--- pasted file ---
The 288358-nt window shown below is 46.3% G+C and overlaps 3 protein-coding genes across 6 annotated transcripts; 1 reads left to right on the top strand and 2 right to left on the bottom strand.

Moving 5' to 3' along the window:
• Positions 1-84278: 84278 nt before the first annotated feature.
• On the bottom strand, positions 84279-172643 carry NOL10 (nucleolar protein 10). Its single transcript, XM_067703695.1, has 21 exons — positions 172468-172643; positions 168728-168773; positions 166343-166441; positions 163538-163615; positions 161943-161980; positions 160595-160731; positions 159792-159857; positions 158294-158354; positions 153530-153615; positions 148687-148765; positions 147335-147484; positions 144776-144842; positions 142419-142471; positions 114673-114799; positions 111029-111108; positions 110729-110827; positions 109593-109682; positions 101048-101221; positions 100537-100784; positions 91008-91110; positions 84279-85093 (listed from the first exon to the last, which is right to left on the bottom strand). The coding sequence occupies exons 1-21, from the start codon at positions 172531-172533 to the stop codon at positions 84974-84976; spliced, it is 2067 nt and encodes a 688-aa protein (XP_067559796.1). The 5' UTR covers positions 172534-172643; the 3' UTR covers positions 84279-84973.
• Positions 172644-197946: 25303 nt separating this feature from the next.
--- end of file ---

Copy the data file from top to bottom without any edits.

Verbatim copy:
The 288358-nt window shown below is 46.3% G+C and overlaps 3 protein-coding genes across 6 annotated transcripts; 1 reads left to right on the top strand and 2 right to left on the bottom strand.

Moving 5' to 3' along the window:
• Positions 1-84278: 84278 nt before the first annotated feature.
• On the bottom strand, positions 84279-172643 carry NOL10 (nucleolar protein 10). Its single transcript, XM_067703695.1, has 21 exons — positions 172468-172643; positions 168728-168773; positions 166343-166441; positions 163538-163615; positions 161943-161980; positions 160595-160731; positions 159792-159857; positions 158294-158354; positions 153530-153615; positions 148687-148765; positions 147335-147484; positions 144776-144842; positions 142419-142471; positions 114673-114799; positions 111029-111108; positions 110729-110827; positions 109593-109682; positions 101048-101221; positions 100537-100784; positions 91008-91110; positions 84279-85093 (listed from the first exon to the last, which is right to left on the bottom strand). The coding sequence occupies exons 1-21, from the start codon at positions 172531-172533 to the stop codon at positions 84974-84976; spliced, it is 2067 nt and encodes a 688-aa protein (XP_067559796.1). The 5' UTR covers positions 172534-172643; the 3' UTR covers positions 84279-84973.
• Positions 172644-197946: 25303 nt separating this feature from the next.